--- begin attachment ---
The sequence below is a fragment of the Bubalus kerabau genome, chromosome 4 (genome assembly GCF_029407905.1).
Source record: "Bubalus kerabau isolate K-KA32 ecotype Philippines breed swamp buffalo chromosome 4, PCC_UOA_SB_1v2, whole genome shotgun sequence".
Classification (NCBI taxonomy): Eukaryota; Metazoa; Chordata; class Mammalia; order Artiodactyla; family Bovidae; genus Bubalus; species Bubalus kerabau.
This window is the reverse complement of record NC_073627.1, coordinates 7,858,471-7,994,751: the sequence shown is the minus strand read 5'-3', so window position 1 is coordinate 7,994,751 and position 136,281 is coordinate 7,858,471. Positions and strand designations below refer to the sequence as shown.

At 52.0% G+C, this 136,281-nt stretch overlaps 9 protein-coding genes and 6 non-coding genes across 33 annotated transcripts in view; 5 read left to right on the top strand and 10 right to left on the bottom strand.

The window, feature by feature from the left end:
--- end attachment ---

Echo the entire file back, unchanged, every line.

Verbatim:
The sequence below is a fragment of the Bubalus kerabau genome, chromosome 4 (genome assembly GCF_029407905.1).
Source record: "Bubalus kerabau isolate K-KA32 ecotype Philippines breed swamp buffalo chromosome 4, PCC_UOA_SB_1v2, whole genome shotgun sequence".
Classification (NCBI taxonomy): Eukaryota; Metazoa; Chordata; class Mammalia; order Artiodactyla; family Bovidae; genus Bubalus; species Bubalus kerabau.
This window is the reverse complement of record NC_073627.1, coordinates 7,858,471-7,994,751: the sequence shown is the minus strand read 5'-3', so window position 1 is coordinate 7,994,751 and position 136,281 is coordinate 7,858,471. Positions and strand designations below refer to the sequence as shown.

At 52.0% G+C, this 136,281-nt stretch overlaps 9 protein-coding genes and 6 non-coding genes across 33 annotated transcripts in view; 5 read left to right on the top strand and 10 right to left on the bottom strand.

The window, feature by feature from the left end: